How  to monitor for common antihypertensive adverse effects image

What’s the optimal BP target for older patients? No consensus exists on an optimal BP target for older patients. JNC 8 recommends a target BP <150/90 mm Hg in patients ≥60 years of age.9 The American College of Physicians recommends a systolic BP target <140 mm Hg in patients ≥60 years of age with increased stroke or CV risk.11 A subgroup analysis of patients ≥75 years of age from the Systolic BP Intervention Trial (SPRINT)3 was stopped early because of the clear composite CV and mortality benefits associated with targeting a systolic BP <120 mm Hg as compared with <140 mm Hg (TABLE W13-6). Although a criticism of this trial and its results is that the researchers included only adults with high CV risk, all adults ≥75 years of age are considered to have high CV risk by the SPRINT study.3 Another criticism is that early suspension of the trial may have exaggerated treatment effects.6

Studies support the benefits of hypertension management in the elderly image

Lastly, results were seemingly discrepant from previous trials, most notably, the Action to Control CV Risk in Diabetes (ACCORD) trial.6,16 However, on closer review, the ACCORD trial16 included only patients with DM, while the SPRINT3 trial excluded patients with DM, and ACCORD comprised a younger population than the SPRINT subgroup analysis. Also, the ACCORD trial did demonstrate stroke reduction and non-significant reduction in CV events, albeit, at the cost of increased adverse events, such as hypotension, bradycardia, and hypokalemia, with tighter BP control.16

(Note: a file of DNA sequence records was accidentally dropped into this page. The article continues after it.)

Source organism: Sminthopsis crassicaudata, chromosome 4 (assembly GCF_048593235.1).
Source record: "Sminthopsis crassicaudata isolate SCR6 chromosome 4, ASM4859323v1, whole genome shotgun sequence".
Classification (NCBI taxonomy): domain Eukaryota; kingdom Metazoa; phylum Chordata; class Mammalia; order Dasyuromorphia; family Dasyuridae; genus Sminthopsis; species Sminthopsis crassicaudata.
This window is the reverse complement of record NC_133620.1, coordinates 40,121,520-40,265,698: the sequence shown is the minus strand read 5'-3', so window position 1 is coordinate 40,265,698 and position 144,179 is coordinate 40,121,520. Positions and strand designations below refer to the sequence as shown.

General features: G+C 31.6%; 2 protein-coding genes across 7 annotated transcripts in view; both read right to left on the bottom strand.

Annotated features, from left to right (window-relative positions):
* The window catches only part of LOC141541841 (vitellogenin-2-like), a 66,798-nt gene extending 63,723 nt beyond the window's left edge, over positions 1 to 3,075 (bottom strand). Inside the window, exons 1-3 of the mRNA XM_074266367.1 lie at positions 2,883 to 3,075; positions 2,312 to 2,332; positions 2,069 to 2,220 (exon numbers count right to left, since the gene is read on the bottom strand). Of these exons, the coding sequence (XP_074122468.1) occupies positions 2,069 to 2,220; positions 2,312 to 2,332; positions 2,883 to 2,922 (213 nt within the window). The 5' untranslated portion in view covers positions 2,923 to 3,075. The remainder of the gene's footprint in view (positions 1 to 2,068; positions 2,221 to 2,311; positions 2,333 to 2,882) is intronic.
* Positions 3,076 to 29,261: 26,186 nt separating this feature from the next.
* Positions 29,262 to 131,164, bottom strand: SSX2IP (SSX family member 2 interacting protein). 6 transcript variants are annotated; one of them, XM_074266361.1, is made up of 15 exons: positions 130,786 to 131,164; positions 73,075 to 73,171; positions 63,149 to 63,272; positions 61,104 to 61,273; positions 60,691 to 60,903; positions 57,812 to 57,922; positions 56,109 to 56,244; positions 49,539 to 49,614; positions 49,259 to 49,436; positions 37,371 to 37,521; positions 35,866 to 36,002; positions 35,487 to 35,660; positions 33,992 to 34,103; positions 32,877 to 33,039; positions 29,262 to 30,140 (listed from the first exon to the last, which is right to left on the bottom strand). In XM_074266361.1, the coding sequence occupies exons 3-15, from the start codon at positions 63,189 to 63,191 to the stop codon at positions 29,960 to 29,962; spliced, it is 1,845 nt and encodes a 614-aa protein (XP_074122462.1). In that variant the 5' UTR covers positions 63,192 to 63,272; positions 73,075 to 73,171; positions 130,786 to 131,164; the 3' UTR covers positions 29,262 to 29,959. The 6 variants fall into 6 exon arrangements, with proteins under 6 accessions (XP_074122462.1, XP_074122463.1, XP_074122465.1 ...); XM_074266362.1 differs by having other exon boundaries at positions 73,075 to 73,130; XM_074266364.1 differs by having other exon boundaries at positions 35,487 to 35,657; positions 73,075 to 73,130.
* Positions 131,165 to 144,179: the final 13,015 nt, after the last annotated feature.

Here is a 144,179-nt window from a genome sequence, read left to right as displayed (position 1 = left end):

Common pharmacotherapeutic contributors to uncontrolled BP include NSAIDs, glucocorticoids, high-dose decongestants, and selective norepinephrine reuptake inhibitors.

Population differences presumably explain the discrepancy in results, and a systolic BP target of <120 mm Hg is appropriate in community-dwelling, non-diabetic adults ≥75 years of age. If this target goal cannot be achieved without undue burden (ie, without syncope, hypotension, bradycardia, electrolyte disturbance, renal impairment, or substantial medication burden), a recent meta-analysis found evidence that a systolic BP goal <140 mm Hg also provides benefit.6